Bankman-Fried’s mom argued that ‘the philosophy of personal responsibility has ruined criminal justice and economic policy’
The mother of Sam Bankman-Fried, the beleaguered founder and former CEO of the now-bankrupt crypto exchange FTX, is a Stanford Law professor who penned a 2013 essay arguing that it is time for Americans to ditch the “philosophy of personal responsibility.”
Barbara Fried, who just resigned from the Democratic super PAC Mind the Gap as the board of directors chairperson, penned a 2013 essay in the Boston Review titled, “Beyond Blame,” which argued in favor of harm-reduction policies like rehabilitation over incarceration.
“The philosophy of personal responsibility has ruined criminal justice and economic policy,” Fried wrote at the time. “It’s time to move past blame.”
“Public reactions to wrongdoing have been studied most extensively in the context of crime,” she wrote. “Researchers have found that peoples’ evaluations of serious wrongfulness vary significantly across social conditions and individuals. Tellingly, the more information people have about the context of the crime, the person who committed it, and the circumstances he or she came from, the more nuanced are their views of moral responsibility.”
“The fact that we alter our judgments of blameworthiness as we acquire greater knowledge of the person and the context in which she acted should put to rest any thought that our blaming practices are naturally immutable, or even recalcitrant,” she continued.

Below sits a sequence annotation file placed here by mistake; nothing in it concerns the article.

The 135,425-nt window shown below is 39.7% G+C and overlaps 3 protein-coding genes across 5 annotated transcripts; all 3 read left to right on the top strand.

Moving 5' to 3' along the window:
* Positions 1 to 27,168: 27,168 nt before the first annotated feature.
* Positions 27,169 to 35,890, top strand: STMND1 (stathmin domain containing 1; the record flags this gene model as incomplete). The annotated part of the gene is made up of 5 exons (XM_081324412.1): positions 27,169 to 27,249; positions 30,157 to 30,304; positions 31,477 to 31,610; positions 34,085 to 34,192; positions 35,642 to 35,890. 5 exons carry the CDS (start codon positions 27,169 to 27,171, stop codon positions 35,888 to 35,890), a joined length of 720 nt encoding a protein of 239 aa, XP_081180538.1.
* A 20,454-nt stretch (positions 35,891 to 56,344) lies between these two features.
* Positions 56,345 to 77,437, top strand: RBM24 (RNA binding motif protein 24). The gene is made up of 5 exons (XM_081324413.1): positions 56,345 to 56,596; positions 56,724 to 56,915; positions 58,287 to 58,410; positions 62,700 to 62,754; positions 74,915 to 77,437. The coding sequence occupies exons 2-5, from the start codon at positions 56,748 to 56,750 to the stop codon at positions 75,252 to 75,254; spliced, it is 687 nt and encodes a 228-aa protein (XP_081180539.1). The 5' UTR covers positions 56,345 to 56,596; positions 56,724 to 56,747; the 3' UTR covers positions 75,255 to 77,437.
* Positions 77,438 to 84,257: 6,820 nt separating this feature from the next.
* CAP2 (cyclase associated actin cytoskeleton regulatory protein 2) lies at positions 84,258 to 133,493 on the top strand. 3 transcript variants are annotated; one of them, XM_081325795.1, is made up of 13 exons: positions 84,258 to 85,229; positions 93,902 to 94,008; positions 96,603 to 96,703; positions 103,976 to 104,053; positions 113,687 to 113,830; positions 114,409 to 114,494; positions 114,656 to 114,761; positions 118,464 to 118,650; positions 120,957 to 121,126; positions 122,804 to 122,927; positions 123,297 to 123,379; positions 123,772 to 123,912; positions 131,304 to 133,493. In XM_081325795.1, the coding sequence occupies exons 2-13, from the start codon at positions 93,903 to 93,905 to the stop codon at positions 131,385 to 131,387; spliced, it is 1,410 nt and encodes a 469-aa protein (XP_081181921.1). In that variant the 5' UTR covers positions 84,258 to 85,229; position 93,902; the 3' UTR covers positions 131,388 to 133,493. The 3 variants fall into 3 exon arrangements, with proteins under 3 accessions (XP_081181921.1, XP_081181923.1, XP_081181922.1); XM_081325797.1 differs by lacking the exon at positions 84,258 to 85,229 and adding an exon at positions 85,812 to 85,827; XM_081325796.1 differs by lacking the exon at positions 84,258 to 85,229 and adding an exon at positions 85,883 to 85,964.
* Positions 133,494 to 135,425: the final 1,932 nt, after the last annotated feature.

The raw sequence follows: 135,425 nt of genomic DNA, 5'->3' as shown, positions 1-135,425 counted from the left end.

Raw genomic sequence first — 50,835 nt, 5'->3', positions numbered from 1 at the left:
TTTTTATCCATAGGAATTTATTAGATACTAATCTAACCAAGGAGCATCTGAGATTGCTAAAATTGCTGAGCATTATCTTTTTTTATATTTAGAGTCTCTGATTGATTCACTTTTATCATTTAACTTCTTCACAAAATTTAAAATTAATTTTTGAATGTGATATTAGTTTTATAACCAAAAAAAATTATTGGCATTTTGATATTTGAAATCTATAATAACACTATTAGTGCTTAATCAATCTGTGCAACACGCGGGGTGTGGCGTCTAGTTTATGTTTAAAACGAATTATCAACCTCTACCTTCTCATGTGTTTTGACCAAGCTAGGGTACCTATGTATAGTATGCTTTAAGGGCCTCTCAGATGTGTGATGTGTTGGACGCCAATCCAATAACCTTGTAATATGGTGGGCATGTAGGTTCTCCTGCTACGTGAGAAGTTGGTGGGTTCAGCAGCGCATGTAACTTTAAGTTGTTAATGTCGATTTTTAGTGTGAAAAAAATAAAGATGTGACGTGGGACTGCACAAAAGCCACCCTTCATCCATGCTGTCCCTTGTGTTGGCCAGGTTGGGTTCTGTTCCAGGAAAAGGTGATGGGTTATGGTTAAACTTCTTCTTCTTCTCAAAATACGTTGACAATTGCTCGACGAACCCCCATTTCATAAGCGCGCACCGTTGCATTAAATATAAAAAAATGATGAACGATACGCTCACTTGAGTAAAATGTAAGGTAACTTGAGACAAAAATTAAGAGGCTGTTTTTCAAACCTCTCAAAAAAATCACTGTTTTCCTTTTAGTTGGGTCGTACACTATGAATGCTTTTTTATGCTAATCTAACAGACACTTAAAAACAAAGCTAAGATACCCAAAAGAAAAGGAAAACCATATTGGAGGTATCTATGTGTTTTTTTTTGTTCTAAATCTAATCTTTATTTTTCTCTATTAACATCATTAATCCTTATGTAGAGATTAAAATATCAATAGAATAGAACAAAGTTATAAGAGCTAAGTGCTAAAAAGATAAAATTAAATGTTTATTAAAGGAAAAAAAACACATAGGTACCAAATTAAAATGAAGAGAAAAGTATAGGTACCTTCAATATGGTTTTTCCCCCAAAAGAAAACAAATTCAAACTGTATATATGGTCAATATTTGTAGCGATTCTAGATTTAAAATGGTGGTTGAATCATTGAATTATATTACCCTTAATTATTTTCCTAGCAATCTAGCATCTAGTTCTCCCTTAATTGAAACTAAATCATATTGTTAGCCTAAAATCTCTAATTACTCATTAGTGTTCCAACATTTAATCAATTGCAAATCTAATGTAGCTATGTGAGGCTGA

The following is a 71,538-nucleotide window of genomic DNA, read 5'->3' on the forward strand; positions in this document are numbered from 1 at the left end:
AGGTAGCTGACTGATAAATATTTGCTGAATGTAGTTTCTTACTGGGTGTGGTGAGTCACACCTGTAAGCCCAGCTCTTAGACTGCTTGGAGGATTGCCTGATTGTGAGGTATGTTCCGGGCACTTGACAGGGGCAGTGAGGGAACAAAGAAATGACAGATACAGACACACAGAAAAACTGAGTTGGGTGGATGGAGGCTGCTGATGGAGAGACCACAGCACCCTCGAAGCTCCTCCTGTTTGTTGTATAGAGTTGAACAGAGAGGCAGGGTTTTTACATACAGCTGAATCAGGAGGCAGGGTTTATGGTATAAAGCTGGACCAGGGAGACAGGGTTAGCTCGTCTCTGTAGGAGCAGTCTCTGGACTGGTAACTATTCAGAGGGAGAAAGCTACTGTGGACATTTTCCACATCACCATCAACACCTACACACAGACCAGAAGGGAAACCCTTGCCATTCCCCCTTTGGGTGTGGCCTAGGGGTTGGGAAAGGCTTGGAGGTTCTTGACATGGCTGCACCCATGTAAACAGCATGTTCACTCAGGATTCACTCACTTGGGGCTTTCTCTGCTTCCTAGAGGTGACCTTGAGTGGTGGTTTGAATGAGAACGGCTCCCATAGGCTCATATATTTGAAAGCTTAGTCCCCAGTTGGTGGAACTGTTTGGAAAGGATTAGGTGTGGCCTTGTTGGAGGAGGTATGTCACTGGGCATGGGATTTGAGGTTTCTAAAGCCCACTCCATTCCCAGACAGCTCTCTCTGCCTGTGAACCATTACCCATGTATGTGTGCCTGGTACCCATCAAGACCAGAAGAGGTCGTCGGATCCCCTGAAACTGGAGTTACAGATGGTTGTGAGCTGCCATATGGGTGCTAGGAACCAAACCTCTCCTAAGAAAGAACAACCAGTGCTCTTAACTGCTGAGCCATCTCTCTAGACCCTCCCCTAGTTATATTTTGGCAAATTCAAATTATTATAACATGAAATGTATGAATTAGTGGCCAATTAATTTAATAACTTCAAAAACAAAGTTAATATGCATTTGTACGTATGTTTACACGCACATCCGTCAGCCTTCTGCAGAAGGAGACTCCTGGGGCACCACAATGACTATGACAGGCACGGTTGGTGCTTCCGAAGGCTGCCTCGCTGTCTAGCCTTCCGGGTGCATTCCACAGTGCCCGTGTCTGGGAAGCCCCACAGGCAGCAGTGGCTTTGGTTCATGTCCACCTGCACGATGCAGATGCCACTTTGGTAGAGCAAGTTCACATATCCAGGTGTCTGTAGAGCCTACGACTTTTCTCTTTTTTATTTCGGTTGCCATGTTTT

Fried argued that harm-reduction policies are “not to coddle criminals, or to deny their accountability or volitional capacities. It is to reduce future harm at a tolerable cost to all of us, wrongdoers included, by influencing wrongdoers’ future choices through rehabilitation, more carefully calibrated deterrence, and, when necessary, isolation from society.”
Fried concluded that “we have gotten nothing from our 40-year blame fest except the guilty pleasure of reproaching others for acts that, but for the grace of God, or luck, or social or biological forces, we might well have committed ourselves.”
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